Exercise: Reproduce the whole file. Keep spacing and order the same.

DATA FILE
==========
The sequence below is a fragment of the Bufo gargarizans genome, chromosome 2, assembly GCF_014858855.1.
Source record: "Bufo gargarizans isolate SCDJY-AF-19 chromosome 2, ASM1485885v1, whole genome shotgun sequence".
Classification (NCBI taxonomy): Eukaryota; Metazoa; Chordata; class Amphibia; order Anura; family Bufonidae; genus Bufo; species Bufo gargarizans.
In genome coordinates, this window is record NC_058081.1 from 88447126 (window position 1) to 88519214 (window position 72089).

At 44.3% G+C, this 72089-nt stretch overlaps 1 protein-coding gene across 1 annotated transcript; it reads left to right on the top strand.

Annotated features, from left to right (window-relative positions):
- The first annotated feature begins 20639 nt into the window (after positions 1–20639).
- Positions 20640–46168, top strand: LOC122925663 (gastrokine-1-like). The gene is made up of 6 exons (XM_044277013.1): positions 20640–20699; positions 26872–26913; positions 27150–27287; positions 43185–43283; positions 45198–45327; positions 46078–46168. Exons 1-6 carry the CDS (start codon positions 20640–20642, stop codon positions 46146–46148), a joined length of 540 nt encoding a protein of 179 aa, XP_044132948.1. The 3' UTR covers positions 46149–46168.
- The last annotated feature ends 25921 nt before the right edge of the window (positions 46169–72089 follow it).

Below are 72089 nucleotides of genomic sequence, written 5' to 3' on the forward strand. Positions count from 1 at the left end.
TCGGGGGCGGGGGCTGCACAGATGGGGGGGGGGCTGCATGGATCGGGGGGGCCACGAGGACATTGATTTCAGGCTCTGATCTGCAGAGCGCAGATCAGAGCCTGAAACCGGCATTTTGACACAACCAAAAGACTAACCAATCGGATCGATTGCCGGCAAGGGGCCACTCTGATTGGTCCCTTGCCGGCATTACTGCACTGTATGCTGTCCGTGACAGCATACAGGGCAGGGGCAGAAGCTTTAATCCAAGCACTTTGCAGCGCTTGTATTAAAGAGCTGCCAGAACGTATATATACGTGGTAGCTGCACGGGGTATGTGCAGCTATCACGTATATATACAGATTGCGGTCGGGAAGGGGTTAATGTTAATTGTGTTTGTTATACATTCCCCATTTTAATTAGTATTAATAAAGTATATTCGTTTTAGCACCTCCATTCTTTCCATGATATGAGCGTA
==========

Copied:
The sequence below is a fragment of the Bufo gargarizans genome, chromosome 2, assembly GCF_014858855.1.
Source record: "Bufo gargarizans isolate SCDJY-AF-19 chromosome 2, ASM1485885v1, whole genome shotgun sequence".
Classification (NCBI taxonomy): Eukaryota; Metazoa; Chordata; class Amphibia; order Anura; family Bufonidae; genus Bufo; species Bufo gargarizans.
In genome coordinates, this window is record NC_058081.1 from 88447126 (window position 1) to 88519214 (window position 72089).

At 44.3% G+C, this 72089-nt stretch overlaps 1 protein-coding gene across 1 annotated transcript; it reads left to right on the top strand.

Annotated features, from left to right (window-relative positions):
- The first annotated feature begins 20639 nt into the window (after positions 1–20639).
- Positions 20640–46168, top strand: LOC122925663 (gastrokine-1-like). The gene is made up of 6 exons (XM_044277013.1): positions 20640–20699; positions 26872–26913; positions 27150–27287; positions 43185–43283; positions 45198–45327; positions 46078–46168. Exons 1-6 carry the CDS (start codon positions 20640–20642, stop codon positions 46146–46148), a joined length of 540 nt encoding a protein of 179 aa, XP_044132948.1. The 3' UTR covers positions 46149–46168.
- The last annotated feature ends 25921 nt before the right edge of the window (positions 46169–72089 follow it).

Below are 72089 nucleotides of genomic sequence, written 5' to 3' on the forward strand. Positions count from 1 at the left end.
TCGGGGGCGGGGGCTGCACAGATGGGGGGGGGGCTGCATGGATCGGGGGGGCCACGAGGACATTGATTTCAGGCTCTGATCTGCAGAGCGCAGATCAGAGCCTGAAACCGGCATTTTGACACAACCAAAAGACTAACCAATCGGATCGATTGCCGGCAAGGGGCCACTCTGATTGGTCCCTTGCCGGCATTACTGCACTGTATGCTGTCCGTGACAGCATACAGGGCAGGGGCAGAAGCTTTAATCCAAGCACTTTGCAGCGCTTGTATTAAAGAGCTGCCAGAACGTATATATACGTGGTAGCTGCACGGGGTATGTGCAGCTATCACGTATATATACAGATTGCGGTCGGGAAGGGGTTAATGTTAATTGTGTTTGTTATACATTCCCCATTTTAATTAGTATTAATAAAGTATATTCGTTTTAGCACCTCCATTCTTTCCATGATATGAGCGTA